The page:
The Middle East's year of pragmatism over politics
In 2022, Middle Eastern leaders smiled for photo-ops with once-bitter foes and jetted off on glitzy state visits that would have been unthinkable a few years ago.
The bonhomie was on display from Ankara and Cairo to Dubai and Doha, extending from Syria's pariah President Bashar al-Assad to hereditary Gulf rulers flush with a windfall of petrodollars on the back of Russia’s invasion of Ukraine.
“This year the fatigue over disputes that have teared at the region for a decade kicked in,” Abdullah Baabood, a nonresident scholar at the Malcolm H. Kerr Carnegie Middle East Center, told Middle East Eye.
“It’s a surprising turn of events and of course, it's a positive for the region which has been starved of dialogue," he added.
'Familial and tribal ties connect the Gulf. It is in the national interests of countries to deescalate tensions'
- Gulf diplomat
The diplomatic blitz kicked off in February with Turkish President Recep Tayyip Erdogan paying his first official visit to the UAE in nine years. Erdogan followed up with a visit to Saudi Arabia in April and later hosted onetime Gulf foe, Crown Prince Mohammed Bin Salman, on his home turf in Ankara.
Turkey had been at loggerheads with the Gulf states since the 2011 Arab Spring, when Erdogan threw his weight behind the Muslim Brotherhood, Islamists, and democratic movements that the absolute monarchies consider a threat to their rule. The enmity with Saudi Arabia was at its apex when Jamal Khashoggi was murdered at the Saudi Consulate in Istanbul - a killing reported to have been personally ordered by the crown prince.
But this year, analysts say, economy trumped ideology for Erdogan, who is seeking re-election in June amid an economic crisis that has seen inflation shoot above 80 percent. Both Riyadh and Abu Dhabi have pledged billions of dollars to prop up Turkey's flagging foreign currency reserves and made investments in the country.
“The economy is a huge problem for Erdogan,” Ken Katzman, a senior advisor at the Soufan Group, told MEE. “He is trying to get back into good graces with the Gulf as he reaches out for a financial lifeline.”
On the other side of the dispute is Egypt, another financially beleaguered country that has reset ties with old foes.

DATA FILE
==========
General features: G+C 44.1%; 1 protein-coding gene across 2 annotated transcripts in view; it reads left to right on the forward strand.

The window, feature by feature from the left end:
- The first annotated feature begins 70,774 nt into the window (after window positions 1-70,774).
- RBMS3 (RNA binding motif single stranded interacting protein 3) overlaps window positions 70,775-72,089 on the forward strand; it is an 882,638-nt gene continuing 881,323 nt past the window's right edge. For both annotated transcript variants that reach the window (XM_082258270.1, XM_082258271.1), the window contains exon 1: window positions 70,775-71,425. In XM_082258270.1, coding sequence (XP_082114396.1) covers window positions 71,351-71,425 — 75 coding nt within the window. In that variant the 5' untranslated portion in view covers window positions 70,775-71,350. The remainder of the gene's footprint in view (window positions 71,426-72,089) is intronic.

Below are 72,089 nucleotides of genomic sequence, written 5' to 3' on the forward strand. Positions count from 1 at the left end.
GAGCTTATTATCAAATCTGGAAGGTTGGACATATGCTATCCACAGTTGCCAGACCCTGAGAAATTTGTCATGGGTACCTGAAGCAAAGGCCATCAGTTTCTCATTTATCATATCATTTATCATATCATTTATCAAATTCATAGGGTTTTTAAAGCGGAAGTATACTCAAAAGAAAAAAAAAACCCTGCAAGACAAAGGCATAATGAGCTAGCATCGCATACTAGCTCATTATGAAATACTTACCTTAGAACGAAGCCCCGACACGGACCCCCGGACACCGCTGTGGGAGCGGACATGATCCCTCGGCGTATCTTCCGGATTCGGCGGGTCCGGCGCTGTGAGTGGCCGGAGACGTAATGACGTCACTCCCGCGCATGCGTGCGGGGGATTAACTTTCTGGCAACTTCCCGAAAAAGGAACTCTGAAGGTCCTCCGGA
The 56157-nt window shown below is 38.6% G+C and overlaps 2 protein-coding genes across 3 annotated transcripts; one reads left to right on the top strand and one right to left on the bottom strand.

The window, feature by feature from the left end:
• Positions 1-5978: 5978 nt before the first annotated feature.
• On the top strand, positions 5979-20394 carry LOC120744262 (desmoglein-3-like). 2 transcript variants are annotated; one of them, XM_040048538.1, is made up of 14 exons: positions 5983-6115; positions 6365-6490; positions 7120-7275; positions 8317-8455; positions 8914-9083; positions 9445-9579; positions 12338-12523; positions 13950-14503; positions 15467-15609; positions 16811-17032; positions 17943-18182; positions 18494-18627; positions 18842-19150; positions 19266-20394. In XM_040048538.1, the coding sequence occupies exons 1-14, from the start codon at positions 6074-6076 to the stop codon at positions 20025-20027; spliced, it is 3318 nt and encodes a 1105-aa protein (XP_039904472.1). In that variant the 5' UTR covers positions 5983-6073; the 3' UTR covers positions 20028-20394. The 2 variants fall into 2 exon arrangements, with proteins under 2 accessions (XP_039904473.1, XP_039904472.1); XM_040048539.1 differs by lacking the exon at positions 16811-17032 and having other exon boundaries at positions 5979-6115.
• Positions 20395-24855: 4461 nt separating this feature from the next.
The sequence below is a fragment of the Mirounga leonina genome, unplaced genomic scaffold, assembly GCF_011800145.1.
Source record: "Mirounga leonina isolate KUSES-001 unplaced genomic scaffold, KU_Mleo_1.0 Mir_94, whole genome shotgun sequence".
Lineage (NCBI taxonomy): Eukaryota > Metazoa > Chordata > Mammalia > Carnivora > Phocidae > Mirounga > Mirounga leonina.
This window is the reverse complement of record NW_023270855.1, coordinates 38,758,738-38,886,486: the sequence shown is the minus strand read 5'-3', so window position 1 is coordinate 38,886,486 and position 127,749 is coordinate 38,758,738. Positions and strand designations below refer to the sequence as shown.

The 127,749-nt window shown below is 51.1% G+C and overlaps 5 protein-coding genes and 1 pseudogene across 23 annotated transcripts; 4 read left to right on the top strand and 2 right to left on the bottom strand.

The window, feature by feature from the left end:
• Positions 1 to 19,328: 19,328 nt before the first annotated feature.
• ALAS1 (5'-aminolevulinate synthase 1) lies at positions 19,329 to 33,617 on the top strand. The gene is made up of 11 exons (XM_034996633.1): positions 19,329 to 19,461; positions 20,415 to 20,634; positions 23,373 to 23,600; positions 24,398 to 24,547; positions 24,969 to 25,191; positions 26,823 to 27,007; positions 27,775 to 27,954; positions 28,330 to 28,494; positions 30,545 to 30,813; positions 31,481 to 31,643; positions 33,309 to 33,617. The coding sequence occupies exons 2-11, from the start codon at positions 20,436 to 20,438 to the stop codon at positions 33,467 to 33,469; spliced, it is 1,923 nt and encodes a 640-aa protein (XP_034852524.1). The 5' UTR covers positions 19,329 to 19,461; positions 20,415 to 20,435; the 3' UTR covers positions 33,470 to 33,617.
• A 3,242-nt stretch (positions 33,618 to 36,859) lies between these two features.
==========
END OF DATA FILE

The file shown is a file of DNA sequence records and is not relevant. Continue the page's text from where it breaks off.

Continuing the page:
Turkey and Qatar backed the democratically elected government of Mohamed Morsi, whose removal by Egypt's military brought President Abdel Fattah el-Sisi to power. Relations between the countries broke down soon after. Erdogan openly questioned Sisi's legitimacy, while Cairo accused Qatar of interfering in its internal affairs, using the state-funded Al Jazeera news network to attack it in the press.
In 2017, Egypt signed onto a Saudi-led boycott of Qatar over the country's support for the Muslim Brotherhood and Islamist movements that Riyadh and its allies labelled “terrorists”. Qatar denied the allegations.
'Qatar will slowly become more active geopolitically, after laying low during the World Cup'
- Cinzia Bianco, European Council on Foreign Relations
Fast forward to 2022 and Erdogan is clasping hands with Sisi at the World Cup, while Egypt's leader has been pictured smiling next to Qatar’s ruling emir, Tamim bin Hamad Al Thani.
Qatar has joined Saudi Arabia and the UAE in pledging billions of dollars to support Egypt's crumbling economy through investments and Central Bank deposits.
The Gulf states are putting aside old grudges at the same time the war in Ukraine lifts energy prices, filling their coffers with petrodollars and boosting their influence over economically weaker countries like Egypt and Turkey.
“The biggest event of the year, Russia's invasion of Ukraine, has helped the Gulf in many ways," Baabood said.
“Sisi’s supporters in the Gulf are not necessarily happy with his handling of the economy, and Qatar’s financial backing doesn’t mean Doha agrees with Sisi on everything,” Baabood, from the Carnegie Middle East Center, said.
“[But] there is a fear that the Egyptian economy is going to collapse with potentially destabilising repercussions across the entire Middle East,” he added.
The Qatar-hosted World Cup has given Middle Eastern leaders a high-profile format to express the shift in their approach to the region for the entire world to see.
During the tournament, Saudi Arabia’s Crown Prince Mohammed Bin Salman was seen sporting a scarf in the colours of the Qatari flag. Qatar's emir reciprocated by draping a Saudi flag around his shoulders.
“The flag wearing was symbolic. It sent a message to audiences in the region and the West,” a Gulf diplomat told MEE, “but it's more than a gesture."